back to previous page Everest Region

Everest Region Set in the area known as the Solu-Khumbu, home to the famous Sherpa people, Mount Everest's unique dominance as the world's highest mountain, at 8848m (29208ft), draws people from all parts of the globe, as if by magnetism, to gaze in awe upon its grandeur.. The region is second only to the Annapurnas in terms of the number of trekkers visiting it annually, and it would doubtless be the most popular destination in the country, were it not slightly more difficult to get to. The Solu-Khumbu is arguably the jewel in the mountain crown of Nepal. It is a paradise of unparalleled mountain splendour, boasting many spectacular gems, including four of the world's fourteen 8000+m peaks Everest, Lhotse, Lhotse Shar and Cho Oyu as well as a glittering array of others in excess of 7000m. Strictly speaking, the Solu Khumbu is divided into three distinct districts. The southerly part is Solu and its principal villages are Junbesi and Phaphlu. North of Solu, in the valley of the Dudh Khosi (Milk River, so named because of its rushing "white waters") is the intermediate district of Pharak. Finally there is the higher altitude area of the Khumbu valley, which descends from the enormous Khumbu Glacier on Everest itself. The legendary Sherpa mountain guides and porters hail from the Khumbu and its main villages of Namche Bazaar, Thame, Kunde, Khumjung and Pangboche. When the Chinese sealed the border with Tibet in 1959, the Sherpas successfully adapted to and benefited from the new invasion of tourists, trekkers and mountaineers into Nepal.

Relatively recent arrivals themselves, the Sherpas migrated from Kham in Eastern Tibet only about three hundred years ago, since when they have established their cultural stronghold around Tengboche monastery. The monastery is the most renowned Buddhist gompa outside Tibet, and commands breathtaking views south to Tamserku and Kan Tega, east to Ama Dablam, and north to Nuptse, Lhotse and Everest itself. Destroyed by earthquake and fire over the years, the monastery has recently been lavishly rebuilt with generous donations from all around the world. The monks of Tengboche follow the Nyingma-pa tradition of tantric Buddhism and their annual festival of masked dances and drama, Mani Rimdu, takes place over the full moon of the ninth month in the Tibetan calendar, usually in November. Tourists flock to witness this spectacular and colourful pageant.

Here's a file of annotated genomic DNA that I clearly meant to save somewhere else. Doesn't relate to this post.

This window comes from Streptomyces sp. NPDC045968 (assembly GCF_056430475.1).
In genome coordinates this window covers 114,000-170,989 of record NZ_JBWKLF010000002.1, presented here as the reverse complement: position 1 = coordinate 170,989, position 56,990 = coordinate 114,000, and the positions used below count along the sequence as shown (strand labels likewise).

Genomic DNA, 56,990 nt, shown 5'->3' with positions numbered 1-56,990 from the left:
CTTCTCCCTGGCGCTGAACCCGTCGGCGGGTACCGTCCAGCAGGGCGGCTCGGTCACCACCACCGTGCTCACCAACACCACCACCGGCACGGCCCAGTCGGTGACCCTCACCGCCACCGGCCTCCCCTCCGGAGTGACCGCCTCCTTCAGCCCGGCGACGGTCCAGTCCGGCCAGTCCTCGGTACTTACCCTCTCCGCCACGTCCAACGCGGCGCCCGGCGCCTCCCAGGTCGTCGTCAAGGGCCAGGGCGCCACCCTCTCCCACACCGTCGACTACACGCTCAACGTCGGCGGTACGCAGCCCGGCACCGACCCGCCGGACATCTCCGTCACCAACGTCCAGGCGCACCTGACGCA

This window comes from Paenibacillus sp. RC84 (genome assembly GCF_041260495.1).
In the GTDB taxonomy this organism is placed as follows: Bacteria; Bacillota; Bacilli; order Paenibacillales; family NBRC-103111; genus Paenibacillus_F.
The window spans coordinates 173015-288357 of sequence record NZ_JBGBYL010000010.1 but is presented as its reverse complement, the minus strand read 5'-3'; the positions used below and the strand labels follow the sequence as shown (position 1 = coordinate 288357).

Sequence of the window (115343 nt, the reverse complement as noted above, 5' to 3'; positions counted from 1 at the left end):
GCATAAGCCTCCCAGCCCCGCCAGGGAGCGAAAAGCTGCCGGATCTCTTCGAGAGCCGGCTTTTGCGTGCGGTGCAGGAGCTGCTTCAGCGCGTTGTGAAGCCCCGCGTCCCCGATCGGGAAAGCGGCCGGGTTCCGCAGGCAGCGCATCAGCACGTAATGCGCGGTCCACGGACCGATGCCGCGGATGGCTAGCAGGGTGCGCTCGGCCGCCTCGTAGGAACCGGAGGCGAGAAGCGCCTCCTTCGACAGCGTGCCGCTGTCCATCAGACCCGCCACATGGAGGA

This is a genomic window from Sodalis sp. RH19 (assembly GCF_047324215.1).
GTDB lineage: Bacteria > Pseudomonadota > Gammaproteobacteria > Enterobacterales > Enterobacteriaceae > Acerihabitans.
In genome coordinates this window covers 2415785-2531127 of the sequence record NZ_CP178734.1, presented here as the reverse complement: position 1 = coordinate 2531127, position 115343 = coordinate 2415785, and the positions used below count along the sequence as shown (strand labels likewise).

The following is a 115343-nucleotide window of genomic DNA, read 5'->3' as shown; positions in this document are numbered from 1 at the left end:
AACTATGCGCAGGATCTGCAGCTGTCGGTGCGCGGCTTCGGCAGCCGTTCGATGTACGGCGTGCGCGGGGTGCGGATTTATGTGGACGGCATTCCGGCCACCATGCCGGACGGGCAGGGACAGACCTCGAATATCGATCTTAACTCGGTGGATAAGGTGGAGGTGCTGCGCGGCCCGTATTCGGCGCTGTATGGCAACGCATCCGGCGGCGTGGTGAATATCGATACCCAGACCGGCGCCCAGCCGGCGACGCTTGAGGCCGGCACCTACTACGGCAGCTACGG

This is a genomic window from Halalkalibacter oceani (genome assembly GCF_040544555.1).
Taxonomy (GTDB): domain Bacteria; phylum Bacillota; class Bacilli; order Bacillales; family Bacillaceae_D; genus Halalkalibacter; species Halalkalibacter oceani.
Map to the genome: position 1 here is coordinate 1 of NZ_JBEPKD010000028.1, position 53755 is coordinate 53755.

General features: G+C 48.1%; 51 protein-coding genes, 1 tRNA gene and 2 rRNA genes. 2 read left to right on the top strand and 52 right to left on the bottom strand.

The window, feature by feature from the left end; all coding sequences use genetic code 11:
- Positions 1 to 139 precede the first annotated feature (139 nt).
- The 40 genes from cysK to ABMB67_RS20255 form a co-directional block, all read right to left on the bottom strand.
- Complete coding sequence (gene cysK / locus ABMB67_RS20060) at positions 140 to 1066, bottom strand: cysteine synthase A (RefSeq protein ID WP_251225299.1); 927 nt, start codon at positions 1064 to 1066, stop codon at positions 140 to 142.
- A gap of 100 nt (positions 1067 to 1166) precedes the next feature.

A similar spectacle takes place in Thame village, usually in May. A large conservation area of 114,800 hectares, the Sagarmatha National Park was created within the Solu Khumbu in 1976. Just over two thirds of the park is barren land, the rest being under forest or used for grazing. The lower reaches of the park (around 3000m) are forested with blue pine, fir and fir-juniper, changing to birch and rhododendron about 3600m. Higher still, between 3800m and 4000m, the vegetation changes from juniper and low rhododendron scrub, through grassland and dwarf shrubs above 4500m, and on to cushion plants from 5,500m to 6,000m. Within these different altitudinal variations, primulas, clematis, buckthorn, cotoneaster, shrubby cinquefoil, gentians, edelweiss, fritillaries, lilies and Himalayan blue poppies flourish, in addition to lichens, mosses, dwarf grasses and sedges which grow at the higher levels. Apparently due to the geologically recent origin of the Himalaya and other evolutionary factors, and also as a result of human activities, the park has comparatively few mammals, amongst the larger of which are the common langur monkey, jackal, Himalayan black bear, lesser panda, Himalayan musk deer, Indian muntjac, Himalayan tahr, and the legendary and elusive snow leopard. Smaller mammals include the short-tailed mole, marmot, pika and woolly hare. The bird population encompasses 152 species, 36 of which are breeding species for which Nepal may hold internationally significant populations.

The park is important for a number of birds which breed at high altitudes, such as the blood pheasant, robin accentor, white-throated redstart, and rosefinch. The park's small lakes, are used as migratory staging points, and over 19 species of water bird have been recorded there. About a dozen species of amphibians and reptiles occur in the park, with about 30 species of butterfly, including the orange and silver mountain hopper which has not been recorded elsewhere in Nepal, and the rare Common-red Apollo.